Importantly, we build on an existing BCI system that we extensively evaluated in previous studies [26, 27]. In particular, we showed that a similar setup could be reliably controlled by naive BCI subjects (), with very high spelling accuracy (85% correct letter selection on average, for 3 flashing sequences).
2. Material and Methods
2.1. Game Rules
2.1.1. Classic Mode
In turn, players choose an empty location based on their own strategy and aim at placing a coin in the corresponding column. To drop a coin in the right column, the player focuses her attention on that particular column (Figure 2) and is advised to count the number of times it is flashed, while avoiding to be distracted by the flashes occurring next to it. After all columns have been flashed (possibly several times), the most probable target according to real-time signal processing is selected. The player receives immediate feedback on her action. The game ends whenever one player has been successful in connecting four coins. Of course, each player should prevent the other player to complete a four-coin long connection. In the classic mode, this can only be done in turn.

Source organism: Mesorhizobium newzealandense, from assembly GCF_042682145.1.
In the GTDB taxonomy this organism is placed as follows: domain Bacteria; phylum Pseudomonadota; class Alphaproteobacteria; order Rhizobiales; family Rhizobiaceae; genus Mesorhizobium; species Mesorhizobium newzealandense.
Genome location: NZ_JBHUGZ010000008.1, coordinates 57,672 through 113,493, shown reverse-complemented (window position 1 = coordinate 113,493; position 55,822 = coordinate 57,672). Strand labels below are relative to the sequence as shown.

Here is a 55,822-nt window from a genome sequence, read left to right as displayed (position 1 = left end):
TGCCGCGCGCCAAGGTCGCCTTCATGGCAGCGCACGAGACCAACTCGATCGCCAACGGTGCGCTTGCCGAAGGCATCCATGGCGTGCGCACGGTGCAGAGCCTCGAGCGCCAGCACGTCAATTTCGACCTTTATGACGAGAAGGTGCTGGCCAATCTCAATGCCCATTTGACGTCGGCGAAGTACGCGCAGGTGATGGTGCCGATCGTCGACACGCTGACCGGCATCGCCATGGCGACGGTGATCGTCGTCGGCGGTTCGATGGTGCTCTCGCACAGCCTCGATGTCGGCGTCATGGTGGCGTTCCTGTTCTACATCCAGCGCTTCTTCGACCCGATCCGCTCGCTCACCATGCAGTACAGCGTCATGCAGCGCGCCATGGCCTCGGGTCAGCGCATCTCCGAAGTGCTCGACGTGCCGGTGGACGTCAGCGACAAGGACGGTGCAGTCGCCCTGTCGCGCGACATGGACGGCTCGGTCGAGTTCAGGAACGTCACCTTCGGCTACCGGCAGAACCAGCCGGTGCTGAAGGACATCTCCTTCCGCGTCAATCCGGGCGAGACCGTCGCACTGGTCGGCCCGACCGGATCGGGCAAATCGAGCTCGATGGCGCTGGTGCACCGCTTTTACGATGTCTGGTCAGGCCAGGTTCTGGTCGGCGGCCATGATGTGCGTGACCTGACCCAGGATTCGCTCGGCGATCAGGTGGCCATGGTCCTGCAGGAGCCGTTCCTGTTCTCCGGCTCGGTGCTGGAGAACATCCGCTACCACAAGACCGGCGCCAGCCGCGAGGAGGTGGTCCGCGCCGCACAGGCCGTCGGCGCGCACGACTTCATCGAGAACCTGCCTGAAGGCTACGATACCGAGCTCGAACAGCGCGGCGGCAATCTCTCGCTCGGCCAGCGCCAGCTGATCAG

2.1.2. Contest Mode
The principle is the same as for the classic mode, except that players can interfere with the outcome of the action of the other player. Players still act in turn. However, when player 1 is aiming at dropping a coin, player 2 has the possibility to modify the target column for this coin, and vice versa. To do so, she has to enter a kind of mind competition and her choice will eventually prevail, provided that she could better focus her attention onto her preferred target column. The quantitative comparison between the attentional resources, respectively, allocated by the two players is based on the entropy of the posterior distribution of the target column for each player (see Section 2.3, paragraph Classification). In short, the winner is the one who produces the most accurate or less uncertain command. This mode allows for simultaneous competition between the two players and makes the interaction more challenging.